A soda tax may be coming to a city near you. Advocates say the recent sweep represents a watershed moment in the fight for soft-drink taxes. Once viewed as measures likely to find support only in largely health-conscious cities, soda taxes have emerged as a bountiful revenue source for cash-strapped local governments. “There’s a momentum with these taxes that will be hard for the industry to stop,” said Sanford dean Kelly Brownell.   read more

Huge Increase in Number of Doctors Annually Prescribing Millions of Dollars’ Worth of Medicare Prescriptions

The number of providers who topped the $5 million mark for prescriptions increased more than tenfold. The number of prescribers—mostly physicians but also nurse practitioners–exceeding $10 million in drug costs jumped from two to 70. “The trends in this space are troubling and don’t show any signs of abating,” said Tim Gronniger of the Centers for Medicare and Medicaid Services. “It’s going to be a pressure point for patients and the program for the foreseeable future.”   read more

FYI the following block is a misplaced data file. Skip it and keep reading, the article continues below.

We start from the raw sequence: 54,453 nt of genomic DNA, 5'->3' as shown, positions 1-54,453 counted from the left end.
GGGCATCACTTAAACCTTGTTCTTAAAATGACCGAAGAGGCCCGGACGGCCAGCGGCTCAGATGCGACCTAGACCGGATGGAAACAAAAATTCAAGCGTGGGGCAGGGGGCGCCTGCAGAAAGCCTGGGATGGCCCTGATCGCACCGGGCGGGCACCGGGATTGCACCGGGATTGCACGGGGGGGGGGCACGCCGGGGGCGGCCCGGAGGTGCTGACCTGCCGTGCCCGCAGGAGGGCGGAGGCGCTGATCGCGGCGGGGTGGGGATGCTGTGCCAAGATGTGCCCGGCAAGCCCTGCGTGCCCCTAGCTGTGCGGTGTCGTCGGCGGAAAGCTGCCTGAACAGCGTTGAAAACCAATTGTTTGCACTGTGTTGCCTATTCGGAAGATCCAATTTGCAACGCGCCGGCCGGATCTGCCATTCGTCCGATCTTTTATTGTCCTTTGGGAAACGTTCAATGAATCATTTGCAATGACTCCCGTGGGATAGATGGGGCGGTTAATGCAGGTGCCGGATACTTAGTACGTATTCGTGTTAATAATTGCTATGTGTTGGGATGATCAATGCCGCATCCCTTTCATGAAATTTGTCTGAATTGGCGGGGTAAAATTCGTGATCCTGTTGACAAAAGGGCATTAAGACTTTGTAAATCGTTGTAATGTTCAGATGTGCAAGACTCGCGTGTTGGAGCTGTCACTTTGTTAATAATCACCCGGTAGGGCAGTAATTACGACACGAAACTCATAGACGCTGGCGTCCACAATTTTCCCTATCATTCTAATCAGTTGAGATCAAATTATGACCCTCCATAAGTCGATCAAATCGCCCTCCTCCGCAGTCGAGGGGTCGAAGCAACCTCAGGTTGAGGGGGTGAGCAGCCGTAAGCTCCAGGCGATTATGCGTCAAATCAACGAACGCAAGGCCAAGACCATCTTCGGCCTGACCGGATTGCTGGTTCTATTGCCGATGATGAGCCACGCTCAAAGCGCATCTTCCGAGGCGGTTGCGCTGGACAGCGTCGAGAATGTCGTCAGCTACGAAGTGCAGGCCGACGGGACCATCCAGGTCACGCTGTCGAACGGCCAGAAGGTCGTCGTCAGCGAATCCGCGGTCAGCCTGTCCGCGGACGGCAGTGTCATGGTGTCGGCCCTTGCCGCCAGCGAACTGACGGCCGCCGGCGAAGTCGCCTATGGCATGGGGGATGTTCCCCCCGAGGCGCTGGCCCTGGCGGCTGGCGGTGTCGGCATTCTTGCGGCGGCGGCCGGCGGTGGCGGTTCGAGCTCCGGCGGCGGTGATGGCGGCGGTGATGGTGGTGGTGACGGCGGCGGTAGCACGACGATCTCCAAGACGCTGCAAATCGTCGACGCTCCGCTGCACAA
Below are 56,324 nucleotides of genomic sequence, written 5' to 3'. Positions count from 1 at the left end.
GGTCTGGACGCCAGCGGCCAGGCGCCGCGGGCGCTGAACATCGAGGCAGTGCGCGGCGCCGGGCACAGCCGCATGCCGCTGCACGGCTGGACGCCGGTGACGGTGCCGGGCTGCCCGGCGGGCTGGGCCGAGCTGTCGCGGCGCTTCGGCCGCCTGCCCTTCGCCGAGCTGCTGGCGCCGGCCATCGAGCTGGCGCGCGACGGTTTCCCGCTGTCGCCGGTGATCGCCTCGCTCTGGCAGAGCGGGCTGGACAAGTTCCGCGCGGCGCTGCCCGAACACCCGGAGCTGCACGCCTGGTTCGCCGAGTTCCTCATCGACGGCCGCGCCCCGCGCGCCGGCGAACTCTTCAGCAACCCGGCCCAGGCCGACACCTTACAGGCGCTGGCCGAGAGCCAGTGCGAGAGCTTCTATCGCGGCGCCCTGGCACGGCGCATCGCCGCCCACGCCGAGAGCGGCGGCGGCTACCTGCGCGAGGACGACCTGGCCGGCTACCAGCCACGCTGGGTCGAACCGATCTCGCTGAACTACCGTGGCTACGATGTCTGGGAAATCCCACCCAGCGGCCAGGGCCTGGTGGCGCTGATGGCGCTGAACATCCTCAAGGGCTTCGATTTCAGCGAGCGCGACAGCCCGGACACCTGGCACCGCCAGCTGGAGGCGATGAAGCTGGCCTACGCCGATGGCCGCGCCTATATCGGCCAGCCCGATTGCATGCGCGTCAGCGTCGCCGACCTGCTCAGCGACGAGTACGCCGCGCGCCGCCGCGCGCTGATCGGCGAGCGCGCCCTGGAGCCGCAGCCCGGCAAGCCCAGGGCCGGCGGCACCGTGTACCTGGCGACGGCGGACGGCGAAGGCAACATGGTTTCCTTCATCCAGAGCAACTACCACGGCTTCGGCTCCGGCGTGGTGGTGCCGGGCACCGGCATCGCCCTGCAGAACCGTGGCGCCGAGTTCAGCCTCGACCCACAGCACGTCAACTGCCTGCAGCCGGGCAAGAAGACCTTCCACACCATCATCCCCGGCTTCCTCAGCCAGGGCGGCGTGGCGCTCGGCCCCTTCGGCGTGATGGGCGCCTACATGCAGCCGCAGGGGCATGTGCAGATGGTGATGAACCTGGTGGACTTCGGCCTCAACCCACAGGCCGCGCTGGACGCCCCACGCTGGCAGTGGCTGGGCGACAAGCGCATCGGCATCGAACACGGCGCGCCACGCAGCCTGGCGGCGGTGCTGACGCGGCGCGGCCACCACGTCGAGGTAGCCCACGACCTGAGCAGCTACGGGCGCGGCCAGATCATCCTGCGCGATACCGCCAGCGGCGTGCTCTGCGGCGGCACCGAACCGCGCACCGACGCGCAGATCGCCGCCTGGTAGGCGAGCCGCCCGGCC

High-Priced Economics Professors Hired by Corporations to Help Push through Mega-Mergers

Economists affiliated with prestigious universities show that mergers benefit consumers. But they reap their most lucrative paydays by lending their academic authority to mergers their corporate clients propose. Corporate lawyers hire them to sway the government by documenting that a merger won’t be “anti-competitive.” Their optimistic forecasts, though, often turn out to be wrong, and the mergers they champion may be hurting the economy.   read more

Americans Spend $30 Billion a Year on Dietary Supplements that Do Little, Says Study

Among the changes found in the new study: multivitamin/mineral use declined to 31% from 37%, “and the rates of vitamin C, vitamin E and selenium use decreased, perhaps in response to research findings showing no benefit,” Cohen wrote. Sometimes people do act sensibly when faced with solid evidence. However, he added, “other products continued to be used at the same rate despite major studies demonstrating no benefit over placebo.”   read more

Surprise Cost of Ammo for U.S. Navy Destroyers’ New Guns: $800,000 a Shot

The price, which is expected to grow, compares with $1 million for a cruise missile. For now, there are no plans to buy projectiles beyond the initial purchase of 90. It's stunning news for a program plagued by growing costs. "Congress is going to want to know how the Navy could get so far down the road without realizing that the price tag on these projectiles is so high," said Loren Thompson, defense analyst at the Lexington Institute.   read more

Beverage Industry Spending Fails to Defeat Soda Tax Measures in 4 U.S. Cities